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The three things banks will check before they open a private banking account for you

Monday, 17 April 2023

Monde Economique by Achille Deodato, CEO of Indigita SA


These days, opening an account with a retail bank can be done in a matter of minutes. But opening a private banking account can still take weeks. That’s because the larger amounts of money and more complex transactions typically handled by private banks mean higher money laundering, civil and commercial risks compared to the retail banking business.



So, what process applies for private banks when opening an account for a new client?

First and foremost, private banks must follow a rigorous "KYC" (Know Your Client) process. For this purpose, the bank will be asking the prospective client a set of questions to fully understand their personal and professional background, their overall asset situation, the purpose of the new account, and how it will be funded and used. To complete this vital step, new clients should be prepared to provide evidence and documentation supporting the statements they make.


As a second step, the bank will perform a "PEP" (Politically Exposed Person) and reputation check to detect potential political exposure or negative news coverage, which may indicate an increased risk of the client being involved in illicit or questionable activities, or relationships. This review is cross-referenced with the documentation and information provided by the client to verify consistency. The bank now has a comprehensive picture of the prospective client, knows about their public and political exposure, and has made sure that the purpose of the account doesn’t conflict with any laws or internal policies. Based on this information, the bank will classify the account as either low, medium, or high risk, which will trigger the appropriate set of automated checks each time the account is being used. The opening of accounts for politically exposed persons (PEP) generally requires the approval of the bank’s top management, as they represent a potential reputational risk.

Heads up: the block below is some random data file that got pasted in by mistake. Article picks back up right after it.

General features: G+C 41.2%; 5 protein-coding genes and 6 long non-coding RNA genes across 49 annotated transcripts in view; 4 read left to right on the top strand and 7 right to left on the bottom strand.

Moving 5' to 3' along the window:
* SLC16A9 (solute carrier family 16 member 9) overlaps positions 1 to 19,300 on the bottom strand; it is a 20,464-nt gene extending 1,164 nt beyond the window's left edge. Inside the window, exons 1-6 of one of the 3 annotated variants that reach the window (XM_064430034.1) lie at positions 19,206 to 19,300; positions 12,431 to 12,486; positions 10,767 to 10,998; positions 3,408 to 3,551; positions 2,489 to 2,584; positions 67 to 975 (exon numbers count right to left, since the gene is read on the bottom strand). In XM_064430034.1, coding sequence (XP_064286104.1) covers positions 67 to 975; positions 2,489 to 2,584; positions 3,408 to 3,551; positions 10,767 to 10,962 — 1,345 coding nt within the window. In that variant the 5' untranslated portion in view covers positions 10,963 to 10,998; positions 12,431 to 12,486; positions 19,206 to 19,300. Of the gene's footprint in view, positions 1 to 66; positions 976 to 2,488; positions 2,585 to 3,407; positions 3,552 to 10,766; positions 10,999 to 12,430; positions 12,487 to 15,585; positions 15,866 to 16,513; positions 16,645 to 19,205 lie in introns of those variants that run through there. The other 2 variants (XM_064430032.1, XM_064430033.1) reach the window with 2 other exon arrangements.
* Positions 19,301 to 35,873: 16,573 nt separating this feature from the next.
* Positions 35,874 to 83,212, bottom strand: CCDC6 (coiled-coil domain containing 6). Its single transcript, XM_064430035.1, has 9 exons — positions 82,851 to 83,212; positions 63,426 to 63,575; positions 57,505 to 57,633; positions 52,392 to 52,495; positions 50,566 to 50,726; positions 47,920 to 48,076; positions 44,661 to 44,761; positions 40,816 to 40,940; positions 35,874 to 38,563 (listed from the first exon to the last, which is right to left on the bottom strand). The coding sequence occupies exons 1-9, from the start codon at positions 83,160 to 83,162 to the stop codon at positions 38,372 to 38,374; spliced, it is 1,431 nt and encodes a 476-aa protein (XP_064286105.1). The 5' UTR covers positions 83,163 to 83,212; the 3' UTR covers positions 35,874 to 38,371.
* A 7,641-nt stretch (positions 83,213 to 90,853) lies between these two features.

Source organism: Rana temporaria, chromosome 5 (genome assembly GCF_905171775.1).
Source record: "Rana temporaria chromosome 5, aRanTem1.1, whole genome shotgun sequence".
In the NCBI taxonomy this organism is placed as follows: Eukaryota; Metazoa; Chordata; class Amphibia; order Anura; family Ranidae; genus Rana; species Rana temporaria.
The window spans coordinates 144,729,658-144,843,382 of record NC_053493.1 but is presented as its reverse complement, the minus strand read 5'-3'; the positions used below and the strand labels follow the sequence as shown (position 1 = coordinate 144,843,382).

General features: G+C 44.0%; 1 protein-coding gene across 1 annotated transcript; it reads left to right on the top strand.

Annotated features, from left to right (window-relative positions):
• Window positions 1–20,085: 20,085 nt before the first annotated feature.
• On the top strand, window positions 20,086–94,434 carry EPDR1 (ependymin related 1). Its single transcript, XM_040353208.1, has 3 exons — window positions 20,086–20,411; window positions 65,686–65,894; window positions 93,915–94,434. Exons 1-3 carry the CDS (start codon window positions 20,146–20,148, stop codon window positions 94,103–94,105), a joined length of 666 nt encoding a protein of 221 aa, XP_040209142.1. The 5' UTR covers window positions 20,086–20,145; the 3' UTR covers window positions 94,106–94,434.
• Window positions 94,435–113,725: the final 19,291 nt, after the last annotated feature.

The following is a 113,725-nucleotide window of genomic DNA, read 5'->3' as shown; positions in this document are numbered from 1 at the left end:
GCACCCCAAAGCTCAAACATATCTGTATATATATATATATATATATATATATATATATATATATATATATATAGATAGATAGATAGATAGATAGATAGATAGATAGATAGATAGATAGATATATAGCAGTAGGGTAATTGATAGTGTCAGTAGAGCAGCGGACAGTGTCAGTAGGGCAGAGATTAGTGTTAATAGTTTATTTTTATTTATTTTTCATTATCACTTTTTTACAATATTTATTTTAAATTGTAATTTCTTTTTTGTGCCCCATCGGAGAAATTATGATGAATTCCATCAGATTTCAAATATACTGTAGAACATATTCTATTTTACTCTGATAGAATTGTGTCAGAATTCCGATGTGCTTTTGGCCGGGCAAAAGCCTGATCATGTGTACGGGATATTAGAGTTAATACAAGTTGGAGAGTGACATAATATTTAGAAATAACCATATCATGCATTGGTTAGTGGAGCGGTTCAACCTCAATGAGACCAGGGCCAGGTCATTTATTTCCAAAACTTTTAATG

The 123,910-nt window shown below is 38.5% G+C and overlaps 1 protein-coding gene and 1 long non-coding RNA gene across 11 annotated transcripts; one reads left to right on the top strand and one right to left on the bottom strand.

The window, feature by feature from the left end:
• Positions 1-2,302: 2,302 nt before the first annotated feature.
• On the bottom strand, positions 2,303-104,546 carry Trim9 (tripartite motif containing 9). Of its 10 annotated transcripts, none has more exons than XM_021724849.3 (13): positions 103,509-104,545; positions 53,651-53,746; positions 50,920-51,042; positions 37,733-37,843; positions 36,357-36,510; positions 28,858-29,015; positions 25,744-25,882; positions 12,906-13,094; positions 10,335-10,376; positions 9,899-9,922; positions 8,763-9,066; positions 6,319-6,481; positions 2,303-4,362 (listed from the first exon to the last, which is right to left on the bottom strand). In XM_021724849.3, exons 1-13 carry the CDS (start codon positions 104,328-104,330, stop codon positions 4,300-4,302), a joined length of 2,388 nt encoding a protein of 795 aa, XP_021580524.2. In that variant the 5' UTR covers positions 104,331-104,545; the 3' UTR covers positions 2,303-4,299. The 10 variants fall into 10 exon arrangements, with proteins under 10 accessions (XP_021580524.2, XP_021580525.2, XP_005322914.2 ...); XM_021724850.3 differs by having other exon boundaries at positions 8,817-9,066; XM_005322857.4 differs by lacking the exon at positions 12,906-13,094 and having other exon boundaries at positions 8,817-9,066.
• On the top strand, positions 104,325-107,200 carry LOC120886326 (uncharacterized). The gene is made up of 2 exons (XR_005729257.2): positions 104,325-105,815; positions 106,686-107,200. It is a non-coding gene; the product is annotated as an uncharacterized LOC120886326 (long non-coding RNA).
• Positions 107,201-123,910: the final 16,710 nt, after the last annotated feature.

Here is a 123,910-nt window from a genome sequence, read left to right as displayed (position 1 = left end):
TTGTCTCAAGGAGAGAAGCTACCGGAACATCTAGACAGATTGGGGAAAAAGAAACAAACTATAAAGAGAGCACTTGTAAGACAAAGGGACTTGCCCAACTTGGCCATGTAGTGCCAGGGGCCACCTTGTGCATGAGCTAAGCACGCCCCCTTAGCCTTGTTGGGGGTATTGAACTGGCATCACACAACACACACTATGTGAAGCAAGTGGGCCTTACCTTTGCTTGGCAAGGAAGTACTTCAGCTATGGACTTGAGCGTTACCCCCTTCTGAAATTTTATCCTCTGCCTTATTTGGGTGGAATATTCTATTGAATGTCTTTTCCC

As a third step, once the account has been opened and funds are deposited, the bank will verify that the origin and source of these funds are consistent with the information gathered in the KYC phase. The origin of funds refers to how the money was generated, such as inheritance, dividends, interests or other types of incomes. The source of funds is where the assets will flow from, such as a bank, corporation, or individual account. If the origin or source of funds is not consistent with the information and documentation provided by the client during the KYC phase, a bank may block and return the funds. If there is reason to suspect money laundering activities, the bank may have an obligation to report the client and the transaction to the relevant authorities.


In conclusion, clients should expect to undergo a thorough process when opening a private banking account and be prepared to provide documentation of any declarations they make about their financial and personal background, as well as the funds they plan to deposit. This thorough process is required by law and will help banks to stay compliant with regulations while, at the same time, provide services that are tailored to the client’s situation.



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